We often hear the phrases, “They run towards danger when everyone else is running away,” “They put their lives on the line every day,” “They saved my child’s life.” These statements are true of all first responders. They are the ones who devote their lives to saving others. They are the ones who are first to respond on scene to tragic accidents, assaults, murders, search and rescue operations, and other major crimes.
Once they have completed a call, they get another one and move on. There is no real time to process what they have seen, witnessed and heard. They take these images home with them and are left to process them on their own.
Many first responders find that over time they are not able to sleep or function normally through the day, and are haunted by nightmares and flashbacks.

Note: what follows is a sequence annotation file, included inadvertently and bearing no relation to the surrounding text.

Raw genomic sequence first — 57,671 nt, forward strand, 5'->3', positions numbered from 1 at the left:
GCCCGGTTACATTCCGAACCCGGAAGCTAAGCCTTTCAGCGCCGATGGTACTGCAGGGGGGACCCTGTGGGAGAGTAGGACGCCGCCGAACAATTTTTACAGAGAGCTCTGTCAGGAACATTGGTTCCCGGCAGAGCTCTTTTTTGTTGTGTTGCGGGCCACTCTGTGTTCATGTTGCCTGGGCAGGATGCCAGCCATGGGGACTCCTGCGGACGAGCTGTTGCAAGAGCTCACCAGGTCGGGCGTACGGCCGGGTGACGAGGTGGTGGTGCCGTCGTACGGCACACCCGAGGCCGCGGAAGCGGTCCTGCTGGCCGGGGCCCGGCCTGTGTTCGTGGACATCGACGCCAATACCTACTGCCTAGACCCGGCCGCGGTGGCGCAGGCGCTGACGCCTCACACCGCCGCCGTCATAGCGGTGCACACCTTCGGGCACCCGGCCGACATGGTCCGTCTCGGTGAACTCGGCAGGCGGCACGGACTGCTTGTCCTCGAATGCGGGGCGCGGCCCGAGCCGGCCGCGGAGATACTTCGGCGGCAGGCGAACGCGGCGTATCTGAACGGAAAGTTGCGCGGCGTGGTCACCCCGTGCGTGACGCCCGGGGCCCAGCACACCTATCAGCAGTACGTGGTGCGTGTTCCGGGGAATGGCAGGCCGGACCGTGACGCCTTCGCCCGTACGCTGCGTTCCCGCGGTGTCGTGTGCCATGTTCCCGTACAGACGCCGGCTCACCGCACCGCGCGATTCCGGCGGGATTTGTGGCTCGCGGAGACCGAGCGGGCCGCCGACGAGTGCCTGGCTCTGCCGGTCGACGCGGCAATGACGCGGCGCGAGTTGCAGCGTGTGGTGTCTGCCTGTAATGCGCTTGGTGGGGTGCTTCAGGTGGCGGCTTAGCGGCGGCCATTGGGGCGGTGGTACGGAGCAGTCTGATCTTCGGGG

Unfortunately there is still a large stigma around PTSD and first responders. Many do not feel that they have support of their colleagues or of their superiors and therefore they suffer in silence. They may feel that they are supposed to be strong and do not report the symptoms they are facing. They may feel like these symptoms will subside and they suppress their thoughts and feelings until they reach a boiling point. They may feel like if they come forward, they will be ridiculed or will lose their job.